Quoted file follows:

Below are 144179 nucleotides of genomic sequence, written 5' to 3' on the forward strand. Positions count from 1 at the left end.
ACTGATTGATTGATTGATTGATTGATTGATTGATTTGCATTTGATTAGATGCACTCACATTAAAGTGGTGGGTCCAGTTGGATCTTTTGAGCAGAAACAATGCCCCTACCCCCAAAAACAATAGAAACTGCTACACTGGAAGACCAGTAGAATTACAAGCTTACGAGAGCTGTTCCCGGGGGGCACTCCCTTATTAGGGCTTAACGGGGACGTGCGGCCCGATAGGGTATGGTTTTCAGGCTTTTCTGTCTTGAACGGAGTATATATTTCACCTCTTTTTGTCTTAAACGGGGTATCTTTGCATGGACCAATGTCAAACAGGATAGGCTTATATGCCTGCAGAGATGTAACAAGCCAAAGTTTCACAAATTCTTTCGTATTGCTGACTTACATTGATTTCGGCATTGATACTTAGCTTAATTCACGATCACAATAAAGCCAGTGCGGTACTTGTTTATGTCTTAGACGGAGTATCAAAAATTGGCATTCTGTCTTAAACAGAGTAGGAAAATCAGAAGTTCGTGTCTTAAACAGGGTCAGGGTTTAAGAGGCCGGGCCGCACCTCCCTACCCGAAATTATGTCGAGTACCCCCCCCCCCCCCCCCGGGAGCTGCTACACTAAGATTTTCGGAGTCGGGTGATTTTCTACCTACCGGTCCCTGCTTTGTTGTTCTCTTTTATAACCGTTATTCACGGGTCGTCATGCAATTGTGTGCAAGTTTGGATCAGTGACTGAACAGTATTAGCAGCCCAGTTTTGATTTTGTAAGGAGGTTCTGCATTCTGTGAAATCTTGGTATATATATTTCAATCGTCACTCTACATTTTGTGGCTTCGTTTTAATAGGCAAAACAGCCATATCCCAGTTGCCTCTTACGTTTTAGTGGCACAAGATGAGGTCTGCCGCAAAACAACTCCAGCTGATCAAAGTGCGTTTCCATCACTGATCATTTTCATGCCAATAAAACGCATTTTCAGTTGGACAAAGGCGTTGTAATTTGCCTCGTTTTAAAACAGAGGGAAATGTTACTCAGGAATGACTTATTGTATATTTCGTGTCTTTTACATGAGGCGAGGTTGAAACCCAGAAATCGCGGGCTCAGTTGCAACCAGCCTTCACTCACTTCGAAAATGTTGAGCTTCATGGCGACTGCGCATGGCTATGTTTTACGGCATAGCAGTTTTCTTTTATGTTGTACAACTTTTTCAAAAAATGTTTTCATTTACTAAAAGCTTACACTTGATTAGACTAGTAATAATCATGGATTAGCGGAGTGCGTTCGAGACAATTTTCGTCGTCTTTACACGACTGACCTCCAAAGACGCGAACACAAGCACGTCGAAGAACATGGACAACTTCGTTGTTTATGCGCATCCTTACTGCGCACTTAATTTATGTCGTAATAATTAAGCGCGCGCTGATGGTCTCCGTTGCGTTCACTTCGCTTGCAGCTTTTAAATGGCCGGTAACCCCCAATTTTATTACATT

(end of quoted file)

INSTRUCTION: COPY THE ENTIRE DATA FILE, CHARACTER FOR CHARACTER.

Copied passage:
Below are 144179 nucleotides of genomic sequence, written 5' to 3' on the forward strand. Positions count from 1 at the left end.
ACTGATTGATTGATTGATTGATTGATTGATTGATTTGCATTTGATTAGATGCACTCACATTAAAGTGGTGGGTCCAGTTGGATCTTTTGAGCAGAAACAATGCCCCTACCCCCAAAAACAATAGAAACTGCTACACTGGAAGACCAGTAGAATTACAAGCTTACGAGAGCTGTTCCCGGGGGGCACTCCCTTATTAGGGCTTAACGGGGACGTGCGGCCCGATAGGGTATGGTTTTCAGGCTTTTCTGTCTTGAACGGAGTATATATTTCACCTCTTTTTGTCTTAAACGGGGTATCTTTGCATGGACCAATGTCAAACAGGATAGGCTTATATGCCTGCAGAGATGTAACAAGCCAAAGTTTCACAAATTCTTTCGTATTGCTGACTTACATTGATTTCGGCATTGATACTTAGCTTAATTCACGATCACAATAAAGCCAGTGCGGTACTTGTTTATGTCTTAGACGGAGTATCAAAAATTGGCATTCTGTCTTAAACAGAGTAGGAAAATCAGAAGTTCGTGTCTTAAACAGGGTCAGGGTTTAAGAGGCCGGGCCGCACCTCCCTACCCGAAATTATGTCGAGTACCCCCCCCCCCCCCCCCGGGAGCTGCTACACTAAGATTTTCGGAGTCGGGTGATTTTCTACCTACCGGTCCCTGCTTTGTTGTTCTCTTTTATAACCGTTATTCACGGGTCGTCATGCAATTGTGTGCAAGTTTGGATCAGTGACTGAACAGTATTAGCAGCCCAGTTTTGATTTTGTAAGGAGGTTCTGCATTCTGTGAAATCTTGGTATATATATTTCAATCGTCACTCTACATTTTGTGGCTTCGTTTTAATAGGCAAAACAGCCATATCCCAGTTGCCTCTTACGTTTTAGTGGCACAAGATGAGGTCTGCCGCAAAACAACTCCAGCTGATCAAAGTGCGTTTCCATCACTGATCATTTTCATGCCAATAAAACGCATTTTCAGTTGGACAAAGGCGTTGTAATTTGCCTCGTTTTAAAACAGAGGGAAATGTTACTCAGGAATGACTTATTGTATATTTCGTGTCTTTTACATGAGGCGAGGTTGAAACCCAGAAATCGCGGGCTCAGTTGCAACCAGCCTTCACTCACTTCGAAAATGTTGAGCTTCATGGCGACTGCGCATGGCTATGTTTTACGGCATAGCAGTTTTCTTTTATGTTGTACAACTTTTTCAAAAAATGTTTTCATTTACTAAAAGCTTACACTTGATTAGACTAGTAATAATCATGGATTAGCGGAGTGCGTTCGAGACAATTTTCGTCGTCTTTACACGACTGACCTCCAAAGACGCGAACACAAGCACGTCGAAGAACATGGACAACTTCGTTGTTTATGCGCATCCTTACTGCGCACTTAATTTATGTCGTAATAATTAAGCGCGCGCTGATGGTCTCCGTTGCGTTCACTTCGCTTGCAGCTTTTAAATGGCCGGTAACCCCCAATTTTATTACATT